Aoshima 1/72 Patriot PAC-3

KIT #: 009956
PRICE: SRP is around $57.00
DECALS: One option
REVIEWER: Scott Van Aken
NOTES: New tool kit


The MIM-104 Patriot is a surface-to-air missile (SAM) system, the primary of its kind used by the United States Army and several allied nations. It is manufactured by the U.S. defense contractor Raytheon and derives its name from the radar component of the weapon system. The AN/MPQ-53 at the heart of the system is known as the "Phased Array Tracking Radar to Intercept On Target" or the bacronym PATRIOT. The Patriot System replaced the Nike Hercules system as the U.S. Army's primary High to Medium Air Defense (HIMAD) system, and replaced the MIM-23 Hawk system as the U.S. Army's medium tactical air defense system. In addition to these roles, Patriot has been given the function of the U.S. Army's anti-ballistic missile (ABM) system, which is now Patriot's primary mission.

Patriot uses an advanced aerial interceptor missile and high-performance radar systems. Patriot was developed at Redstone Arsenal in Huntsville, Alabama, which had previously developed the Safeguard ABM system and its component Spartan and hypersonic speed Sprint missiles. The symbol for Patriot is a drawing of a Revolutionary War-era Minuteman.

Patriot systems have been sold to Taiwan, Egypt, Germany, Greece, Israel, Japan, Kuwait, the Netherlands, Saudi Arabia, United Arab Emirates, Jordan and Spain. Poland hosts training rotations of a battery of U.S. Patriot launchers. It was first deployed in Morąg in 24 May 2010 but has since been moved to Toruń and Ustka. South Korea also purchased several second-hand Patriot systems from Germany after North Korea test-launched ballistic missiles to the Sea of Japan and proceeded with underground nuclear testing in 2006. On 4 December 2012, NATO authorized the deployment of Patriot missile launchers in Turkey to protect the country from missiles fired in the civil war in neighboring Syria.

The PAC-3 upgrade is a significant upgrade to nearly every aspect of the system. It took place in three stages, and units were designated Configuration 1, 2, or 3.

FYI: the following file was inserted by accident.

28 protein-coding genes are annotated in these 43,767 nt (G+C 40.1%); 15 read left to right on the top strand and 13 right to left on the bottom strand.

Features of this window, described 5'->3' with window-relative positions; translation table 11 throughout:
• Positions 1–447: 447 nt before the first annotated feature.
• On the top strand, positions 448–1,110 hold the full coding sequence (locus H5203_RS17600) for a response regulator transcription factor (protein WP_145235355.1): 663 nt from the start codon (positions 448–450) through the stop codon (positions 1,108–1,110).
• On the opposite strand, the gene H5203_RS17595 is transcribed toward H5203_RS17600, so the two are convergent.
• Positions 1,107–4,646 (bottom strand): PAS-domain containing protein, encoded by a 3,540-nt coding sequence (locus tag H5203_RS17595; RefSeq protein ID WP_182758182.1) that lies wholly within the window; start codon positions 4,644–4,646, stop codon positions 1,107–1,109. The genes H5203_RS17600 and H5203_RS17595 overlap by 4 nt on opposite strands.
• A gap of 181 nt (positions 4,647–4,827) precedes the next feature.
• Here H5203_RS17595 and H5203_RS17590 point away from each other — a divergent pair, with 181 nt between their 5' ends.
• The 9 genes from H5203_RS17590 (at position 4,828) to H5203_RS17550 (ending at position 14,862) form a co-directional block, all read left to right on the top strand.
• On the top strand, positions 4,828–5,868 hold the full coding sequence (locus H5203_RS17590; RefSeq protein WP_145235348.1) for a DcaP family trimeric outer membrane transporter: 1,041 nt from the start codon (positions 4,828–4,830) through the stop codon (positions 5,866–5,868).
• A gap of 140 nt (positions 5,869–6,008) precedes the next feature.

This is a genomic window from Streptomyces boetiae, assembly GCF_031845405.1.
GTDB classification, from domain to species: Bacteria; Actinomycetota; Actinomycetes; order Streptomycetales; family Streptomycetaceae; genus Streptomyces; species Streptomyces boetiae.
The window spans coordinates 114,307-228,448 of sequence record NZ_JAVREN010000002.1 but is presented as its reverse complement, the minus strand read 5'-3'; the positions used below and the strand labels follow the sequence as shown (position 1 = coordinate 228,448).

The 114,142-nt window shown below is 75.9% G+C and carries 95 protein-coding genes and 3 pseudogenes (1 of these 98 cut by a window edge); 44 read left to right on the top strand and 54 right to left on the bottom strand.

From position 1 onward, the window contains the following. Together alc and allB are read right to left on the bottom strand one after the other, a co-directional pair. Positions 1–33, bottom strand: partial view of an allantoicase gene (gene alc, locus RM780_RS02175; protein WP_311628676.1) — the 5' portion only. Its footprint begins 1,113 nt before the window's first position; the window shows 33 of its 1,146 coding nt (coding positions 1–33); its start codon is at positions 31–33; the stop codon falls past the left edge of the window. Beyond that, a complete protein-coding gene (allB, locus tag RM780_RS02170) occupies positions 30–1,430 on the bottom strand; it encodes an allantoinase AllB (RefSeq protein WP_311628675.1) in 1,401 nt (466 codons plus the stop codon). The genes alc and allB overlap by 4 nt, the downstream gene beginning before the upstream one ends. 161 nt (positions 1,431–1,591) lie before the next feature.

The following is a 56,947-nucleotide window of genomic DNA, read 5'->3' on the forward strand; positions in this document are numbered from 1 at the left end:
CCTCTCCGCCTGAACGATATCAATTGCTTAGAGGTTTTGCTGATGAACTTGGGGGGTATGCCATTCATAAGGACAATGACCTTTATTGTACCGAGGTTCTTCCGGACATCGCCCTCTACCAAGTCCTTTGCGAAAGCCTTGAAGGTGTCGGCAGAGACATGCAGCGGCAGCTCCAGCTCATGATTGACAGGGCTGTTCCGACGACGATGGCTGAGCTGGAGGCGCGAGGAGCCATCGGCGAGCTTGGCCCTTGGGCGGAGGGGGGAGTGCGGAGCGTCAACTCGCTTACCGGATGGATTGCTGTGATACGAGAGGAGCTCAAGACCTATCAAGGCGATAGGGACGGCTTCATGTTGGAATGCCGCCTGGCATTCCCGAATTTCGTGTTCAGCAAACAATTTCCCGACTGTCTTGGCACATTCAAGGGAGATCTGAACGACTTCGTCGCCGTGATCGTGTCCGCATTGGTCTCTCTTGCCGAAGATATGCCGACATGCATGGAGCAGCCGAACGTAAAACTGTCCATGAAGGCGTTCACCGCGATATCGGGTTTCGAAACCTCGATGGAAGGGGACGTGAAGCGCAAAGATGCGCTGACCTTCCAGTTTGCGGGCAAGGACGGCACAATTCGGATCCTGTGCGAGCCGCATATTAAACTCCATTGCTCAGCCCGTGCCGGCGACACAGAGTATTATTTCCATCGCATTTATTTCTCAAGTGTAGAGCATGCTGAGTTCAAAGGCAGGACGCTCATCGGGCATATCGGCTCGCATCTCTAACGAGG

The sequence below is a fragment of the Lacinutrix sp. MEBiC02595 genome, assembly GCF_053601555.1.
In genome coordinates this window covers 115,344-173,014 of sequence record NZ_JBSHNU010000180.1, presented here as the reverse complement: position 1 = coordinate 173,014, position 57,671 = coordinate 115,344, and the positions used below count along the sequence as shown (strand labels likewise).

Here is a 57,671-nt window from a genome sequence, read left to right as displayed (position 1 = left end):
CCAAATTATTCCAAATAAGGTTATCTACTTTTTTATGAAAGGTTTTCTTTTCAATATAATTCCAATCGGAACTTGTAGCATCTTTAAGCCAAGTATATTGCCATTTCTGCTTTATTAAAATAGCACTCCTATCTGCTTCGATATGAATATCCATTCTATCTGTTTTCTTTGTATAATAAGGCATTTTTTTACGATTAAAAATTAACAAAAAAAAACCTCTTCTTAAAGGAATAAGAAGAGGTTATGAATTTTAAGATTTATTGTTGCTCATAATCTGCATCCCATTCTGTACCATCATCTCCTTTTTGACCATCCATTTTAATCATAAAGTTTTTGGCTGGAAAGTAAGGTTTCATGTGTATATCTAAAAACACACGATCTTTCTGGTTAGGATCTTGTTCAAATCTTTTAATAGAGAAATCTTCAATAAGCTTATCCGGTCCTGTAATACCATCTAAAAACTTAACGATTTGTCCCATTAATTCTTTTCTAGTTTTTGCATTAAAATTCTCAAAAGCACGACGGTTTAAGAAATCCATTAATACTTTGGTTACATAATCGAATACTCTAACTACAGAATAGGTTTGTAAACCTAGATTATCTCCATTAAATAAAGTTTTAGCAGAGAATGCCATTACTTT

The system itself saw another upgrade of its WCC and its software, and the communication setup was given a complete overhaul. Due to this upgrade, PAC-3 operators can now see, transmit, and receive tracks on the Link 16 Command and Control (C2) network using a Class 2M Terminal or MIDS LVT Radio. This capability greatly increases the situational awareness of Patriot crews and other participants on the Link 16 network than are able to receive the Patriot local air picture. The software can now conduct a tailored TBM search, optimizing radar resources for search in a particular sector known to have ballistic missile activity, and can also support a "keepout altitude" to ensure ballistic missiles with chemical warheads or early release submunitions (ERS) are destroyed at a certain altitude. For Configuration 3 units, the Patriot radar was completely redesigned, adding another travelling wave tube (TWT) that increased the radar's search, detection, tracking, and discrimination abilities. The PAC-3 radar is capable, among other things, of discriminating whether or not an aircraft is manned and which of multiple reentering ballistic objects are carrying ordnance.

The PAC-3 upgrade carried with it a new missile design, nominally known as MIM-104F and called PAC-3 by the Army. The PAC-3 missile evolved from the Strategic Defense Initiative's ERINT missile, and so it is dedicated almost entirely to the anti-ballistic missile mission. Due to miniaturization, a single canister can hold four PAC-3 missiles (as opposed to one PAC-2 missile per canister). The PAC-3 missile is also more maneuverable than previous variants, due to 180 tiny pulse solid propellant rocket motors mounted in the forebody of the missile (called Attitude Control Motors, or ACMs) which serve to fine align the missile trajectory with its target to achieve hit-to-kill capability. However, the most significant upgrade to the PAC-3 missile is the addition of a Ka band active radar seeker. This allows the missile to drop its uplink to the system and acquire its target itself in the terminal phase of its intercept, which improves the reaction time of the missile against a fast-moving ballistic missile target. The PAC-3 missile is accurate enough to select, target, and home in on the warhead portion of an inbound ballistic missile. The active radar also gives the warhead a "hit-to-kill" (kinetic kill vehicle) capability that completely eliminates the need for a traditional proximity-fused warhead. However, the missile still has a small explosive warhead, called Lethality Enhancer, a warhead which launches 24 low-speed tungsten fragments in radial direction to make the missile cross-section greater and enhance the kill probability. This greatly increases the lethality against ballistic missiles of all types.